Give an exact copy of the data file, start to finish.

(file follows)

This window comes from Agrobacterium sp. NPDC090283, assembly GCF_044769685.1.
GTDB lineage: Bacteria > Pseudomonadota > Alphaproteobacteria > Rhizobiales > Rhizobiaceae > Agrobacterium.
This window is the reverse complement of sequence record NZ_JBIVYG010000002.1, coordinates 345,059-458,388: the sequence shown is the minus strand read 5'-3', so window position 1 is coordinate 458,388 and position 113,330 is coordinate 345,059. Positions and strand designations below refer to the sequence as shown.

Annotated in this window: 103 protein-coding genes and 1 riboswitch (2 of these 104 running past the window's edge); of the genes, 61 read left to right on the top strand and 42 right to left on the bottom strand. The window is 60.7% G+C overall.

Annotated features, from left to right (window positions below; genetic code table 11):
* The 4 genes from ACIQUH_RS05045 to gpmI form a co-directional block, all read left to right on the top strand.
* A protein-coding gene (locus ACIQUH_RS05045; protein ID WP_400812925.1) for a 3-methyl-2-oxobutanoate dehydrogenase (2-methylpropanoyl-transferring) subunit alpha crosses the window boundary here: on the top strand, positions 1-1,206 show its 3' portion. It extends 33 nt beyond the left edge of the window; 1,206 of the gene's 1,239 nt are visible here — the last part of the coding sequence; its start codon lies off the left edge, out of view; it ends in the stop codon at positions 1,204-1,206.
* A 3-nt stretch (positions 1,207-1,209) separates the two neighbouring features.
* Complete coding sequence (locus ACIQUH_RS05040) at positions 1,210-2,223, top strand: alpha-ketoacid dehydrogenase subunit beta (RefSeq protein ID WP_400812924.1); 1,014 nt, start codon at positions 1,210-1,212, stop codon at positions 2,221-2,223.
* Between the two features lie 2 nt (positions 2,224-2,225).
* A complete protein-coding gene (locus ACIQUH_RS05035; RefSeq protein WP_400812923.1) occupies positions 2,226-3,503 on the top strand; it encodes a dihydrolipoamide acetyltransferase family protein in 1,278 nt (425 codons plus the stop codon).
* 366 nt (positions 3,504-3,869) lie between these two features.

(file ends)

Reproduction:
This window comes from Agrobacterium sp. NPDC090283, assembly GCF_044769685.1.
GTDB lineage: Bacteria > Pseudomonadota > Alphaproteobacteria > Rhizobiales > Rhizobiaceae > Agrobacterium.
This window is the reverse complement of sequence record NZ_JBIVYG010000002.1, coordinates 345,059-458,388: the sequence shown is the minus strand read 5'-3', so window position 1 is coordinate 458,388 and position 113,330 is coordinate 345,059. Positions and strand designations below refer to the sequence as shown.

Annotated in this window: 103 protein-coding genes and 1 riboswitch (2 of these 104 running past the window's edge); of the genes, 61 read left to right on the top strand and 42 right to left on the bottom strand. The window is 60.7% G+C overall.

Annotated features, from left to right (window positions below; genetic code table 11):
* The 4 genes from ACIQUH_RS05045 to gpmI form a co-directional block, all read left to right on the top strand.
* A protein-coding gene (locus ACIQUH_RS05045; protein ID WP_400812925.1) for a 3-methyl-2-oxobutanoate dehydrogenase (2-methylpropanoyl-transferring) subunit alpha crosses the window boundary here: on the top strand, positions 1-1,206 show its 3' portion. It extends 33 nt beyond the left edge of the window; 1,206 of the gene's 1,239 nt are visible here — the last part of the coding sequence; its start codon lies off the left edge, out of view; it ends in the stop codon at positions 1,204-1,206.
* A 3-nt stretch (positions 1,207-1,209) separates the two neighbouring features.
* Complete coding sequence (locus ACIQUH_RS05040) at positions 1,210-2,223, top strand: alpha-ketoacid dehydrogenase subunit beta (RefSeq protein ID WP_400812924.1); 1,014 nt, start codon at positions 1,210-1,212, stop codon at positions 2,221-2,223.
* Between the two features lie 2 nt (positions 2,224-2,225).
* A complete protein-coding gene (locus ACIQUH_RS05035; RefSeq protein WP_400812923.1) occupies positions 2,226-3,503 on the top strand; it encodes a dihydrolipoamide acetyltransferase family protein in 1,278 nt (425 codons plus the stop codon).
* 366 nt (positions 3,504-3,869) lie between these two features.